Feeds

Medical isotope scarcity as Dutch reactor goes titsup

Terrorism fears lead to 'perfect storm'

Intelligent flash storage arrays

A "looming crisis" faces the world of nuclear medicine, as unexpected shutdowns at nuclear reactors producing vital medical isotopes are seriously affecting world supplies, according to reports. Experts in the field are calling for concerted international action to stop such events happening again.

All five of the world's main medical isotope producing reactors shut down last week for unrelated reasons. Some of the outages were planned, but others weren't. In particular, the High Flux Reactor facility at Petten in the Netherlands went down unexpectedly. This is seen as particularly serious, as all other facilities producing Molybdenum-99 (Mo-99) - the most widely-used isotope in nuclear medicine - were already offline.

According to the Society for Nuclear Medicine (SNM), "there is a distinct possibility that worldwide production of Mo-99 could completely cease for a prolonged period, with devastating results". The problem is especially serious as Mo-99 can't be stored, having a half-life of just 66 hours: it has to be produced as required.

"This could be described as a perfect storm in isotope availability," said Robert W Atcher, emerging-medical-tech chief at the US Los Alamos national lab and SNM president.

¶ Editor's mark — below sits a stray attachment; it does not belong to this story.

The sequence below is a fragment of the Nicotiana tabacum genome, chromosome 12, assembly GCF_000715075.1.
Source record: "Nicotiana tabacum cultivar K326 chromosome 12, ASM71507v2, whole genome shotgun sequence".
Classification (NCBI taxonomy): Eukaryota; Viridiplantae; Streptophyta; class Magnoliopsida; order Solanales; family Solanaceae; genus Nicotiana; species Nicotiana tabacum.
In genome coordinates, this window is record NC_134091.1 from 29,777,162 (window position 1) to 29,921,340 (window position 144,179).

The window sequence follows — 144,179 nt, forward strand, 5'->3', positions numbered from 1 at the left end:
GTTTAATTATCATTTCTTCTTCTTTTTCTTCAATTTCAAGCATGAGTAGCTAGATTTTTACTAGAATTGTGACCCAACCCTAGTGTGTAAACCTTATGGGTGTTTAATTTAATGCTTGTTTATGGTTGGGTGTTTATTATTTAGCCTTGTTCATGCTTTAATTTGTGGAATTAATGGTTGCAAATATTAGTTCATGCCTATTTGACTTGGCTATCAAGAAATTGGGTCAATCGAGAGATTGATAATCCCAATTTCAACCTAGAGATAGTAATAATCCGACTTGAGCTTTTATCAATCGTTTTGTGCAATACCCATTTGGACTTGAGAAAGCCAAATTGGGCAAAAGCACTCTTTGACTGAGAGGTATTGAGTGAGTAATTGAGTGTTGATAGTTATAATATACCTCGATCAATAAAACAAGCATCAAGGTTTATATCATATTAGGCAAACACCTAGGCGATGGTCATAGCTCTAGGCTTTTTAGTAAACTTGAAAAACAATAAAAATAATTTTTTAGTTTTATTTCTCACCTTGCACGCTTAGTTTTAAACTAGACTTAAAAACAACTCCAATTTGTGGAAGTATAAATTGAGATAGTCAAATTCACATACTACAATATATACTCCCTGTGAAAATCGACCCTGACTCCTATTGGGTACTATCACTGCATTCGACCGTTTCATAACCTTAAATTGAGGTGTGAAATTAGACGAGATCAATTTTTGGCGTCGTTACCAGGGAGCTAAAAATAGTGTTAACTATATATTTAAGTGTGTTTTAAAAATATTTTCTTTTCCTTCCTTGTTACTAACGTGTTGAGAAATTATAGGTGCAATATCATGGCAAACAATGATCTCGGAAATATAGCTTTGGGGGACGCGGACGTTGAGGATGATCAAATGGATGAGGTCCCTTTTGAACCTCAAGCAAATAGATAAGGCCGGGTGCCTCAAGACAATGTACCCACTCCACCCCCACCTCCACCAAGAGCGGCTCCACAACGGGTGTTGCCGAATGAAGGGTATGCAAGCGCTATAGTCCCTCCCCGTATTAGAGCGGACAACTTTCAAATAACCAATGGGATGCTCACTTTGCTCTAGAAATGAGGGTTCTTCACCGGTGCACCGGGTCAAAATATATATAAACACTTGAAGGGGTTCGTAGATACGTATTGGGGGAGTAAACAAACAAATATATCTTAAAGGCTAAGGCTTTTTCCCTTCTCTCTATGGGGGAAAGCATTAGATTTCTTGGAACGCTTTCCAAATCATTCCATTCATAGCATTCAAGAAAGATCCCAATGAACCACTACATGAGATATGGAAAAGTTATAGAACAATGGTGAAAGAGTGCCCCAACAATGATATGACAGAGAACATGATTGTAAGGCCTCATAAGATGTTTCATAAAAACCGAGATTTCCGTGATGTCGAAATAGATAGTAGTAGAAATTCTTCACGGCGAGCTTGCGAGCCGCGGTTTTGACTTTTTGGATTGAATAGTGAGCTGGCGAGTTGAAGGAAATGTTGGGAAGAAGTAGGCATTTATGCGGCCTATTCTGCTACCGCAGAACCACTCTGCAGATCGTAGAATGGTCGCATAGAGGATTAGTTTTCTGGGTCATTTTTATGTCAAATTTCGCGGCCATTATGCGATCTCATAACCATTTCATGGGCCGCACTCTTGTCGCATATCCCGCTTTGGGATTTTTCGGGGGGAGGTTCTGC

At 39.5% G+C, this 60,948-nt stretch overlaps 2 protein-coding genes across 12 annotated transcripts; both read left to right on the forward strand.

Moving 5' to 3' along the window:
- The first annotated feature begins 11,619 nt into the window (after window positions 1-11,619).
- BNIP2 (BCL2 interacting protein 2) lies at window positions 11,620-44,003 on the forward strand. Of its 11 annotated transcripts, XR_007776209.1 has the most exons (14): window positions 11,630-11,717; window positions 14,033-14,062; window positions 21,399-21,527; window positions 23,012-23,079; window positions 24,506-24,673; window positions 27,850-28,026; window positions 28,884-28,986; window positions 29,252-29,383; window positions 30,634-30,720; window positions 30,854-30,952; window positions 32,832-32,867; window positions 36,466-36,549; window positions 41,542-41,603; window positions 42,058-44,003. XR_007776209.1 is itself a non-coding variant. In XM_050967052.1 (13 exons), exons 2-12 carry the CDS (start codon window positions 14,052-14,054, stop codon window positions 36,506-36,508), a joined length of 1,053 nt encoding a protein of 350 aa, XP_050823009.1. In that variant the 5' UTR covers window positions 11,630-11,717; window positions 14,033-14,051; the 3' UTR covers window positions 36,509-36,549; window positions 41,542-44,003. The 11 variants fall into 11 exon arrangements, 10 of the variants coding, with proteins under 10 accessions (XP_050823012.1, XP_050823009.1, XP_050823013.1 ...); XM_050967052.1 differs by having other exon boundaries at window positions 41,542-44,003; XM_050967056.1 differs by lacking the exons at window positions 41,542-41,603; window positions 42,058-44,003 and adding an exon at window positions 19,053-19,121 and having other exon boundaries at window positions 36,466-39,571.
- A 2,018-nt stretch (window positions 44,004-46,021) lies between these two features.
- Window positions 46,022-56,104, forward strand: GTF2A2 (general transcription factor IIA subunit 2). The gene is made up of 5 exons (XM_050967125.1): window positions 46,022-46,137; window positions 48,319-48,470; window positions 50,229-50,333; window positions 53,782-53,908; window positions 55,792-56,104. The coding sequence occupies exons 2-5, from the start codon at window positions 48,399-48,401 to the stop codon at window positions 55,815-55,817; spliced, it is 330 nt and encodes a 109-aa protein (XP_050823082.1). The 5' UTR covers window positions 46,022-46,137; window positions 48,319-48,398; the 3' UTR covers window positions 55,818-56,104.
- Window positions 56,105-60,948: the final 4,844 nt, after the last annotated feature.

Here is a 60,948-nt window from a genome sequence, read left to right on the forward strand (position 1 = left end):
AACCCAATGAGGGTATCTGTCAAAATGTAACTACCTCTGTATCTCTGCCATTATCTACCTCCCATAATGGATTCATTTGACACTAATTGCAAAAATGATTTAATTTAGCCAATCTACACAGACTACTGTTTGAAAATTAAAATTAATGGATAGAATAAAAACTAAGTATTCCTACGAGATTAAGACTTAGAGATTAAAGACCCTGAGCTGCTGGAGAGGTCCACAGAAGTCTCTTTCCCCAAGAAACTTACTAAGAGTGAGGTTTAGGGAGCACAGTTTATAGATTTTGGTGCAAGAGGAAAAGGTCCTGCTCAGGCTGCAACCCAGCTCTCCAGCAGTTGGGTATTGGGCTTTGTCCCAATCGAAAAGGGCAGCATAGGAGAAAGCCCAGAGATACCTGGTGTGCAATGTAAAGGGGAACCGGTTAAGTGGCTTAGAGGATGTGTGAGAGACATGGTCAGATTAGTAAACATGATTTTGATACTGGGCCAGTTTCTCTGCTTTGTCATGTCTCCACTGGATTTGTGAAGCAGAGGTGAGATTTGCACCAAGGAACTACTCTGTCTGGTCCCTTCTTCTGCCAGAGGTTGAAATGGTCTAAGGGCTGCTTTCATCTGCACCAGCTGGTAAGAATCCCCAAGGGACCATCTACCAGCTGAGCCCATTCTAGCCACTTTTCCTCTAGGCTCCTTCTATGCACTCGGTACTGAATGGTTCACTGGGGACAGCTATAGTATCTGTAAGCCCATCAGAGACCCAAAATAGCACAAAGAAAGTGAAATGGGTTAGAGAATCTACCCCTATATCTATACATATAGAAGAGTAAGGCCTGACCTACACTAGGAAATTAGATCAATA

"A combination of anticipated outages at other production reactors, coupled with unanticipated shutdowns, is simply devastating... Following the shutdown of Canada's Chalk River facility late last year, we simply cannot afford to sit and wait as the situation continues to worsen."

Isotopes such as Mo-99 are used in diagnostic techniques, where they are taken into the body by injection or ingestion and absorbed by certain body cells and tissues. Technicians can then track the cells' movement by the trace radioactivity the isotopes give off. The isotopes are seen as essential tools against various kinds of cancer, nervous diseases like Alzheimer's and Parkinson's and cardiac complaints.

The Chalk River plant in Canada - which supplies about half the world's medical isotope needs - was eventually reopened on government orders following safety disputes last year, but is currently undergoing a planned shutdown. It's expected to re-open this week, but reports indicate that there will still be shortages of supply due to the unexpected outage at Petten.

"We are going to try produce enough to narrow the gap, but certainly, we won't be able to produce the global demand," a Chalk River spokesman told the Vancouver Sun, following the news from the Netherlands.

According to the SNM, efforts to reduce proliferation of nuclear weapons and/or "to deter terrorism" are hindering moves to stabilise the world medical isotope supply. Worries over the use of highly-enriched uranium, which can be of use in nuclear bomb programmes, have meant that the US is completely dependent on imported isotopes. Medical radioisotopes are also often seen as likely materials for production of so-called "dirty bombs" by terrorists; devices which would not cause a nuclear explosion but would scatter radioactive material by other means. Though the actual threat to life and health from medical-supplies-based radioactivity attacks is seen by most analysts as slim to nonexistent, it's argued that such tactics could cause serious panic and alarm.